New case against flight tracking

What's needed to be known is that there is a plane in a particular spot, not whose's plane it is. One has little to do with the other.
 
You're ignoring Class 1 - the most common one.
Not ignoring it at all, any more than a comment about drones ignores toy drones.

The point is that anything operating in controlled airspace is subject to FAA regs and authorization - planes, rockets, gliders, etc.
 
Fixed.




Here's a portion of the text from the FAA regs:

Part 101 requires all Class 2 and 3 amateur rocket operators to notify the FAA air traffic facility nearest the place of intended operation prior to the launch. Notice of the launch must be provided to Air Traffic no less than 24 hours and no more than 3 days before the launch operation.
[...]
A waiver/authorization is required for amateur rocket operations conducted outside the operating limitations per paragraph 31-2-2. The most common reason for requesting a waiver/authorization is to operate within controlled airspace. An applicant must submit its waiver/authorization request to the service area. If the applicant submits its request directly to AST, AST must direct the applicant to submit its request directly to the service area.

So you agree it's not true that every (or any) model rocket entering controlled airspace will have a clearance.
 
Not ignoring it at all, any more than a comment about drones ignores toy drones.

The point is that anything operating in controlled airspace is subject to FAA regs and authorization - planes, rockets, gliders, etc.
...paper airplanes....

The point is that your statement was incorrect. And irrelevant.
 
Incorrect. Your own link shows that. Just because you consider it a toy does not mean it’s not a rocket. Because it is.
Any metal component immediately makes it class 2.
 
So you agree it's not true that every (or any) model rocket entering controlled airspace will have a clearance.
No, I do not.

If it is entering controlled airspace it needs to be authorized. Try it and find out for yourself.
 
No, I do not.

If it is entering controlled airspace it needs to be authorized. Try it and find out for yourself.

What actually prevents the entry into controlled airspace? Is there a force field or something?
 
It's public info she has no leg to stand on IMO.

That said, with these cases popping up more and more and non-celebrities wanting privacy why does ADS-B need a unique identifier beyond an ATC assigned Squawk code? For safety/traffic awareness purposes wouldn't it be enough to only show the aircraft type?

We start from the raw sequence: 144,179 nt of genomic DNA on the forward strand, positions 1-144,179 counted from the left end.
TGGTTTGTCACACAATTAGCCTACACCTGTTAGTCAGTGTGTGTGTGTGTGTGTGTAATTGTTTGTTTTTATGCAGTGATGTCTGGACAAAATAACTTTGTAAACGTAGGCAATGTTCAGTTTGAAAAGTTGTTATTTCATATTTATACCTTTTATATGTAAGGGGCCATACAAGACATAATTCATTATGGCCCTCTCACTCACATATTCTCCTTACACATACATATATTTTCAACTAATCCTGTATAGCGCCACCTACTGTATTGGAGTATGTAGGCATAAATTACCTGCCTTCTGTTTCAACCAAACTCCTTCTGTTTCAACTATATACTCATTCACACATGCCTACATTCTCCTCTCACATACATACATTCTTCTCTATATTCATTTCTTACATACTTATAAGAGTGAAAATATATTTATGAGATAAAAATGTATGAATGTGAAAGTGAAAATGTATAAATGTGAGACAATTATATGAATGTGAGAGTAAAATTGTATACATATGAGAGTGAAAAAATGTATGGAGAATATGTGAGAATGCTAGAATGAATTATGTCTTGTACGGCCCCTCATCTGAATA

But it should not be public info; I'm not happy that anyone can look up my home value and various other stuff.
 
No, I do not.

If it is entering controlled airspace it needs to be authorized. Try it and find out for yourself.
Still no. I've launched many rockets into controlled airspace without being "authorized." I notice you're no longer claiming I need a clearance. And we still haven't addressed drones.

The reality for most of us is that there's loads of stuff flying around in controlled airspace with no clearance.
 
Still no. I've launched many rockets into controlled airspace without being "authorized." I notice you're no longer claiming I need a clearance. And we still haven't addressed drones.

The reality for most of us is that there's loads of stuff flying around in controlled airspace with no clearance.
Including full sized aircraft.
 
What's the compelling need to have everything public knowledge?
I'd like to have it available to me while flying and afterwards. I don't want people to build a global network of ADSB receivers like they do with liveATC.

Next I suppose you'll be wanting to make ATC conversations private?
 
Interesting the tangents this thread has gone through so far. If you want privacy for the airplane registry, contact your congressional critters and advocate for it.
I have. You get enough public pressure sentiment, and maybe there might be some congressional action.
As for ADS-B; the unique identifiers which stay with the plane never made sense to me. To me, this was just a bad design by engineers who never considered any aspect of security, and a lack of security is pervasive throughout ADS-B, let alone the broader ATC system.

Tim
 
….As for ADS-B; the unique identifiers which stay with the plane never made sense to me. To me, this was just a bad design by engineers who never considered any aspect of security, and a lack of security is pervasive throughout ADS-B, let alone the broader ATC system….
I detect notes of @denverpilot, ca 2014, in your post.
 
I'm not happy that anyone can look up my home value and various other stuff.

Yeah, I'm not thrilled about that either. When did that become a thing, that the local government has a website with all of that information? Its one thing if it is publicly available at the courthouse, another to make it easy and free to use.